For the 1909-10 season, Hyland found a new home with the Montreal Wanderers of the National Hockey Association where he averaged 2 goals per game with 24 goals in 12 contests. The Wanderers dominated the NHA that season with an 11-1 record to win the O'Brien Trophy. With league members the Ottawa Hockey Club having been holders of the Stanley Cup, the Wanderers took possession of the cup from Ottawa.
The Wanderers were then challenged for the cup by Berlin, Ontario (later renamed Kitchener). Hyland had a hat trick as the Wanderers defeated the challengers by a score of 7-3. Three days later Hyland and the Wanderers played a trio of exhibition games in New York City, two against Ottawa and a third versus the Renfrew Millionaires.
Hyland was again with the Wanderers for the 1910-11 season where he tallied 14 goals in 15 games, but overall the club had a down year and had to relinquish the Stanley Cup back to Ottawa.
Hyland was lured west by Frank and Lester Patrick to join their new Pacific Coast Hockey Association in the Vancouver area and became a member of the New Westminster Royals for the 1911-12 season. He scored 26 goals in 15 games to lead the Royals, finishing just one back of Newsy Lalonde's 27. The Royals won the championship of the balanced league with a 9-6 record, but as a start up, the league was not yet eligible for it's champion to challenge for the Stanley Cup quite yet.
He returned to Montreal and rejoined the Wanderers for 1912-13, which included scoring 8 goals on January 27, 1913 against the Quebec Bulldogs on his way to 27 goals in 20 games to lead the Wanderers in his return to Montreal.
He again finished third in league scoring in 1913-14 with 30 goals and 12 assists for 42 points in 18 games. The following season of 1914-15, Hyland was fifth in the league and third on the high powered Wanderers, as he scored 23 goals on his way to 29 points.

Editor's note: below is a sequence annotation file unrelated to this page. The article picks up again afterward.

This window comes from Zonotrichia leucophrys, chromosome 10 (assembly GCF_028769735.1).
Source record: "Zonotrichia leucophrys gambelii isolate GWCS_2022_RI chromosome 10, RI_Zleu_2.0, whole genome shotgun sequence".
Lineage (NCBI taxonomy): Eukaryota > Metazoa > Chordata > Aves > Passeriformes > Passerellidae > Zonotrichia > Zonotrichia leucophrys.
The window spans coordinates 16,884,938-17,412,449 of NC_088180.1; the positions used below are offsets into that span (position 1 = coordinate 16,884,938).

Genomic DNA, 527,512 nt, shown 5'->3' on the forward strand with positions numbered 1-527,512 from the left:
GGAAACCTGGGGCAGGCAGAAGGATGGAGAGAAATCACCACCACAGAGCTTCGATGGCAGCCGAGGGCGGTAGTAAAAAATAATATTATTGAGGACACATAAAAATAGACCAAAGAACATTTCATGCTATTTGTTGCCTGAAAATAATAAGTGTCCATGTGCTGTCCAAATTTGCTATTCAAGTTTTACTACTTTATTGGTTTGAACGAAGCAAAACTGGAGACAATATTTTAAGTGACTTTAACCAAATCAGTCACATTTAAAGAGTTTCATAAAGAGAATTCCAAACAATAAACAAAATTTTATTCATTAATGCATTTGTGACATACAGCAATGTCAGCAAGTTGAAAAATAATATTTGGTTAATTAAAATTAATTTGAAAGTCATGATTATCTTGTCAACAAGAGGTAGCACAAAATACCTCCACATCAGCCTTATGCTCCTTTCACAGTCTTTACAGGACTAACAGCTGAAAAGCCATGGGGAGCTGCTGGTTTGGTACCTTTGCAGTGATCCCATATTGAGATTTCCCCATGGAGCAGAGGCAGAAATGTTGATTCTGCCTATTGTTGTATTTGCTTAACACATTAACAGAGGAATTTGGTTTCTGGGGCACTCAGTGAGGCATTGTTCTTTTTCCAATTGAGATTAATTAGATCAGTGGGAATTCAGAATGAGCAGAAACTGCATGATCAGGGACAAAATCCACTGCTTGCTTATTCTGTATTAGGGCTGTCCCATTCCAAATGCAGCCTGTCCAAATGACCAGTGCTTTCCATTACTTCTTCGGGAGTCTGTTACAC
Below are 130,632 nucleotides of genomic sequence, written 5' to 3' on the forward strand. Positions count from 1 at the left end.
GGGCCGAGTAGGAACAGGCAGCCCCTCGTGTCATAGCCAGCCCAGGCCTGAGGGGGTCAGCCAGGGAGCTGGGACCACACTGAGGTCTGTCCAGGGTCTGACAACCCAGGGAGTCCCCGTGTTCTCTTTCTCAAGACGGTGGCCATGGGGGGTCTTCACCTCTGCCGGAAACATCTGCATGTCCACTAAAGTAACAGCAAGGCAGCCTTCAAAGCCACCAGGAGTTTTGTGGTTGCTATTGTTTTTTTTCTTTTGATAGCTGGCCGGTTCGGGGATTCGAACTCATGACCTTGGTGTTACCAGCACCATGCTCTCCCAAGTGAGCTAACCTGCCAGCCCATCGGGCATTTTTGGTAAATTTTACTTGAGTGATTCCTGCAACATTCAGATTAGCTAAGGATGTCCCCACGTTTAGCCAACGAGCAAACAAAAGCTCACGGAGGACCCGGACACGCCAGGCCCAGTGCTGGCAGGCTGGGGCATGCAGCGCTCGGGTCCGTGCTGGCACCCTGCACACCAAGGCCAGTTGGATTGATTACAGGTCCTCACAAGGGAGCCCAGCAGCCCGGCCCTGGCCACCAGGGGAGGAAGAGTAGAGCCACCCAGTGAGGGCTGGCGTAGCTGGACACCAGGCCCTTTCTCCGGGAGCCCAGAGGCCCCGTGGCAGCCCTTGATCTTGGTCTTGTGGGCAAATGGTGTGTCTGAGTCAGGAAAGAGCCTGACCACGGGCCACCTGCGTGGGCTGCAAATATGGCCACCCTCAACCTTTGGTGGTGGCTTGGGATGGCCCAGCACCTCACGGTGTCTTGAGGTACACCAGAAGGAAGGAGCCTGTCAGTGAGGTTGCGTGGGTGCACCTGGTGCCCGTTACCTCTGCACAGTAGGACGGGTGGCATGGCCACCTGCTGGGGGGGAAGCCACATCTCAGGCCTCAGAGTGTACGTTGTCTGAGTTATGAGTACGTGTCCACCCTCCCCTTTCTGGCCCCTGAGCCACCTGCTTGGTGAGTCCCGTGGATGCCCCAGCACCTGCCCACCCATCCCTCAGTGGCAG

After being limited to 14 goals in 20 games of the 1915-16 season, Hyland played in just 13 of the Wanderers 20 games of the 1916-17 season, which proved to be the last for the NHA. Hyland did score 12 goals in his 13 games for the Wanderers and filled out the remainder of his year by playing again for St. Ann's of the city league.
It was a tumultuous time for the behind the scenes business dealings of professional hockey in Eastern Canada. The main fallout of the back room politics was the dissolution of the NHA and the birth of the new National Hockey League.
The Wanderers began play in the new NHL with Hyland on their roster for a ninth season. Hyland made a permanent mark on the NHL when, on the new league's opening night of December 19, 1917, he scored 5 goals in a 10-9 Wanderers win over the Toronto Hockey Club.
Unfortunately, after just four games, the Wanderers' home, the Monreal Arena, burned down on this date in 1918, which forced the already struggling franchise to disband.
The league held a dispersal draft of the former Wanderers players, and Hyland was claimed by the Ottawa Senators. He would play the final 13 games of his career, scoring 8 goals and 9 points before retiring from professional hockey.
He concluded his career with 149 games played in the NHA, PCHL and NHL, scoring 184 goals and 22 assists for 206 points. Hyland was also a member of the NHA champion and Stanley Cup holders, the 1909-10 Wanderers.
Hyland was inducted into the Hockey Hall of Fame in 1962.
Today's featured jersey is a 1910-11 Montreal Wanderers Harry Hyland jersey. The Wanderers were formed in 1903 and were active until their arena burnt down in 1918. All photographic records indicate the Wanderers wore the same white sweaters with a red band across the chest for their entire professional existence.
While the Wanderers only held the Stanley Cup once after Hyland's arrival in 1909, prior to that the franchise finished first in the Federal Amateur Hockey League in 1904 before winning the ECHA championship in 1906 by defeating Ottawa in a two game, total goal playoff to capture the Stanley Cup.
They then won two more ECHA titles in 1907 and 1908 as well as turning away a challenge from the New Glasgow Cubs, winning back the Cup after losing it two months earlier to the Kenora Thistles, and then defending challenges for the cup from the Ottawa Victorias, Winnipeg Maple Leafs, Toronto Trolley Leaguers and Edmonton Eskimos through March of 1909.